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Brain for Kids

A kids guide to what goes


on inside your head
By Roy Sugarman PhD

Why learn about the


brain?
You use your brain when you are awake,
and when you are asleep
Every time you do anything, you use your
brain, especially at school
Walking, talking, thinking, smiling, pooing,
you use your brain
Only cockroaches can live without their
heads (they die after a week without food)
Eeeeeeeeeeeeeeeuuuuuw!!

Where is your brain?


Right here!

Eeeeuuuuuuw!!

Whats it look like?


Actually it looks
like this:

But we colour it like this


to make it easier to
understand

Naming your brain: we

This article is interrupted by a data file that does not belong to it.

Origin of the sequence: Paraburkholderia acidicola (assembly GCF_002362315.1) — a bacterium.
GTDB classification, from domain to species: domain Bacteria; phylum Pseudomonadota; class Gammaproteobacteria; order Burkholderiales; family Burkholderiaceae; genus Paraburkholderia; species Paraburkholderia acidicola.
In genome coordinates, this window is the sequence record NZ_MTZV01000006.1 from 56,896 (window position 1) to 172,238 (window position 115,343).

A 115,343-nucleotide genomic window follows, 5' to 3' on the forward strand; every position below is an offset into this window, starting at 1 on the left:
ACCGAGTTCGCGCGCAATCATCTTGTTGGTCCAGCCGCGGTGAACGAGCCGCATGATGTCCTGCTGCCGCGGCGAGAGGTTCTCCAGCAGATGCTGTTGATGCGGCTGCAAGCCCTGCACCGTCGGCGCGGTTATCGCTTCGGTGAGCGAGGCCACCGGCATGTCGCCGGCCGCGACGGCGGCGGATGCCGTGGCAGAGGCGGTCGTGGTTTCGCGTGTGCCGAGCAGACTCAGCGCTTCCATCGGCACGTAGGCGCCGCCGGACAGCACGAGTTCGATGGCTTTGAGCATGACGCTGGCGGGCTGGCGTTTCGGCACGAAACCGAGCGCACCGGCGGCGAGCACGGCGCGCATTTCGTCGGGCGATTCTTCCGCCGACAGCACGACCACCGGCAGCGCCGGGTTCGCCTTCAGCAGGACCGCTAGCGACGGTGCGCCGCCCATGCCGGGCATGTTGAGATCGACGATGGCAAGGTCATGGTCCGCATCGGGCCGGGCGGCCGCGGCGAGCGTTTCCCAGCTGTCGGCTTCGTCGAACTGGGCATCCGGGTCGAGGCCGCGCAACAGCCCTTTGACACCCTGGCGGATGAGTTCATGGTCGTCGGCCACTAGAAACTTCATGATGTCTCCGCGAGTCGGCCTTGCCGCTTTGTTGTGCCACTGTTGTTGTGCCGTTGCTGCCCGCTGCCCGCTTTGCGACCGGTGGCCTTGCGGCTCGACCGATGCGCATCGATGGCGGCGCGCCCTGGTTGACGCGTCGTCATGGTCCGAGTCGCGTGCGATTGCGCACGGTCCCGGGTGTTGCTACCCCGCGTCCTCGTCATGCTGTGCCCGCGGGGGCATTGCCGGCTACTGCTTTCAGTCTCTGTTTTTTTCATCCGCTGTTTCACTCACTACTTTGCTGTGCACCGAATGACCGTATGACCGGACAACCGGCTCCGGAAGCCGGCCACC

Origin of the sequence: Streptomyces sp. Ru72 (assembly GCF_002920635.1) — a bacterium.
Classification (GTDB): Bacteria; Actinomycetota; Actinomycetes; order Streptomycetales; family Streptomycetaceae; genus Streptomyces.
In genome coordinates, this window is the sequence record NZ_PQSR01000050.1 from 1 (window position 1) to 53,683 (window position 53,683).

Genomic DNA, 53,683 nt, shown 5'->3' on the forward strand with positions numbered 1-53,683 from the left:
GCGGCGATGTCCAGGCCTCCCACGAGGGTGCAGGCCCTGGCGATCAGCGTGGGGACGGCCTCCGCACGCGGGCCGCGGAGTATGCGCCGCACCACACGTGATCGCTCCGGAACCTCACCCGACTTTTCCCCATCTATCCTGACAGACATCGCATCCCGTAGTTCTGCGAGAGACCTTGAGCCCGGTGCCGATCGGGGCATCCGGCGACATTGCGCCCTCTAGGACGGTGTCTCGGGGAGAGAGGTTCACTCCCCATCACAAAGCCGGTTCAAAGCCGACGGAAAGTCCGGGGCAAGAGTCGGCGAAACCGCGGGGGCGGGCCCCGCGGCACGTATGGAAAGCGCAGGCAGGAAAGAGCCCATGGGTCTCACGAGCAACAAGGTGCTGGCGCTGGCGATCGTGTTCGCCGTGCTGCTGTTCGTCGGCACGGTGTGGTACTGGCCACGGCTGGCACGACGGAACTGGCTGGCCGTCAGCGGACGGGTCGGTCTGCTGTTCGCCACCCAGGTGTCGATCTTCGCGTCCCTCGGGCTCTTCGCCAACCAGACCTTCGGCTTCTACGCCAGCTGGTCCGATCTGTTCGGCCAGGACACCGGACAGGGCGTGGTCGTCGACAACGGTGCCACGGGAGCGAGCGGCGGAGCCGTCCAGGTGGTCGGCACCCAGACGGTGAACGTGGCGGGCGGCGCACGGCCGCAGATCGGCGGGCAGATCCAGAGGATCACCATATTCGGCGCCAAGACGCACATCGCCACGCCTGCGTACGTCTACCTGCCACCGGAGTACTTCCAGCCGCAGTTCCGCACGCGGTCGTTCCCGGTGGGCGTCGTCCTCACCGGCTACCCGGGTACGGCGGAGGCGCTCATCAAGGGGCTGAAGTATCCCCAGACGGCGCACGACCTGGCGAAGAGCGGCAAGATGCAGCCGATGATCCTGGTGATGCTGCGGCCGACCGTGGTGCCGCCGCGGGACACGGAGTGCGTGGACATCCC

call the coloured areas
lobes
parietal

frontal

temporal

occipital

And the coloured areas


do what? Thats feeling
Thats motor
and thinking

Thats where memory


and your feelings are

and seeing
where bits of
you are

Thats your
vision area

What does your brain


do?
Well, think of your brain as a big computer
The computers job is to take information in
one end and send it out the other
So information gets taken in using your
eyes
nose
ears
AND:

Your Skin!
Well, not just your skin
You take in information from your body
organs as well: you can feel if your tummy
is sore, or when you hurt your toe
Sore tummy
coming soon..

Sore toe
coming
soon..

And all your organs send


information to your brain
Lungs
Rumble

Liver

Tummy
sore

So where does this


information go?
Well, if it came from your eyes, its going to
the back of your brain:

If it came from your nose, its


going underneath your brain
to the temporal lobes: ears
too

Same for your ears

And from the skin, or the


body organs?
They all go
Parietal!

skin

How many brain cells are